Psychological and Behavioral Assessment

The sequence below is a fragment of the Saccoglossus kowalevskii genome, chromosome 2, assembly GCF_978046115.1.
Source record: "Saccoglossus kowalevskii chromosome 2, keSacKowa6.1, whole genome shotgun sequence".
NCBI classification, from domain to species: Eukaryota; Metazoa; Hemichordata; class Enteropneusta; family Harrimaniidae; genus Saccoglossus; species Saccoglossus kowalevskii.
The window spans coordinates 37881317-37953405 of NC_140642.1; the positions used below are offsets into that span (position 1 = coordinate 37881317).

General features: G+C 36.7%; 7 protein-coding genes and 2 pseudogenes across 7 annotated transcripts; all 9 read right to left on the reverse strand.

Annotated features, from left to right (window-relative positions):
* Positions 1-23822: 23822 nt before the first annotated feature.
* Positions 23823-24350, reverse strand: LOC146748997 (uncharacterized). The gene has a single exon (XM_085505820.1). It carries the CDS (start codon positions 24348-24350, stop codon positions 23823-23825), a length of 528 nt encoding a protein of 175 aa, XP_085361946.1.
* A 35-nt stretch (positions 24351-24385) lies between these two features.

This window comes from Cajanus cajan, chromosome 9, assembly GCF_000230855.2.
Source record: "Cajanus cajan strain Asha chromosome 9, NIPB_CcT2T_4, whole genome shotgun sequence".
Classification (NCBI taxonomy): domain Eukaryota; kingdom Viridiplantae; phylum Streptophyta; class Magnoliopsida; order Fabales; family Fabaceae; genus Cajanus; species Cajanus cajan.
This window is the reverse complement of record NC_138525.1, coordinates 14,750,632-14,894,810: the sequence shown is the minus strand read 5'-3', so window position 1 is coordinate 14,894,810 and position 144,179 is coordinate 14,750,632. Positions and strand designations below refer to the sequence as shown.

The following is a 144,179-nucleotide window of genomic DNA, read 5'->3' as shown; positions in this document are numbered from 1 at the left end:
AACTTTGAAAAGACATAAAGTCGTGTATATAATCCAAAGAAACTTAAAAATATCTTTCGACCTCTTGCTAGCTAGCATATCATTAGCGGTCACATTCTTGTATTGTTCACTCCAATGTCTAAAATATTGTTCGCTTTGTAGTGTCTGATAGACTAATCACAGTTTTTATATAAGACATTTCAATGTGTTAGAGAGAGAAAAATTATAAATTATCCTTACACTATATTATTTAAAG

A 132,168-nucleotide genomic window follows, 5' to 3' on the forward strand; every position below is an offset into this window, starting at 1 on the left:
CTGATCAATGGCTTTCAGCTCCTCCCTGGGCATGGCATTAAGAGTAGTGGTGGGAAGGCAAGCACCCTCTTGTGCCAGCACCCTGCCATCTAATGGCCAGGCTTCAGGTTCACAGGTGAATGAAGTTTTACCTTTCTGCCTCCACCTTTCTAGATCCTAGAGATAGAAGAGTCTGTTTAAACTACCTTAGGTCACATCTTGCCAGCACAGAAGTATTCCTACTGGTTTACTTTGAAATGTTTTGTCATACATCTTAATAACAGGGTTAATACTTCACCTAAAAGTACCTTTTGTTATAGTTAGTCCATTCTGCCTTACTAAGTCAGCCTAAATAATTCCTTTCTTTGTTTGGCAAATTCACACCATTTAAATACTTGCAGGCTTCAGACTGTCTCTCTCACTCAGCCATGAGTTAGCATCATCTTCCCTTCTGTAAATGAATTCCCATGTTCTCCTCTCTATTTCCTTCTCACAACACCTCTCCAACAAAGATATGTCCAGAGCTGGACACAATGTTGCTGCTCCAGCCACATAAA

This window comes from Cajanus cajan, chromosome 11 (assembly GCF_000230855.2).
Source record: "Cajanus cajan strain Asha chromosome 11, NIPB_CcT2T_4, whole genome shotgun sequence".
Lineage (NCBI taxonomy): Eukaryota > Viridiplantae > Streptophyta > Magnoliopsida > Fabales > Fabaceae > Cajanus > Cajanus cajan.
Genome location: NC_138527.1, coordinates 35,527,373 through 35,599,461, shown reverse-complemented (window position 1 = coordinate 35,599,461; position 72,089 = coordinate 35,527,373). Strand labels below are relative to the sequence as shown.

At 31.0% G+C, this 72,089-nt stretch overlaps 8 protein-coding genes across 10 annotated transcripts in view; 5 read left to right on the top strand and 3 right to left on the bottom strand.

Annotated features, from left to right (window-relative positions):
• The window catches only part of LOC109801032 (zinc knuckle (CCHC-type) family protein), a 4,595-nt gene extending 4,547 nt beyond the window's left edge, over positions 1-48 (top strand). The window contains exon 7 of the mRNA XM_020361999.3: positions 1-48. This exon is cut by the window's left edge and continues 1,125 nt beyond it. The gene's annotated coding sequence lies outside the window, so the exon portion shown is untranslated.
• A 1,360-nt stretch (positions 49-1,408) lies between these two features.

Over the last several decades, the remarkable success of science and medical technology has allowed many children with chronic illness and handicapping conditions to live longer and healthier lives. But this suc cess is not without toll. The human cost of chronic illness or a handicap ping condition can be enormous for the child and the family. For the family, there is often the stressful daily burden of care, fatigue, marital stress, low family morale, financial burdens, and reduced career mobili ty. For the child, there are often arduous and painful treatment regimes, frequent school absences, low energy periods, and uncertainties with respect to future education and vocation. The course of many diseases is unpredictable, and the very fact of chronicity implies ongoing coping problems for the family and the child. The impact of a chronic illness or handicapping condition on a family system is usually more disintegrative than integrative, disrupting the lives of all family members and exacerbating the developmental risks to the child. It is not surprising that a recent comprehensive study for establish ing public policies for children with chronic illness at Vanderbilt Univer sity has called attention to these factors and produced, as a primary recommendation, increased attention to the psychological impact of dis ease on the family and the child. In this context there is an important need for adequate assessment of psychological and behavioral problems in these children to plan for appropriate services.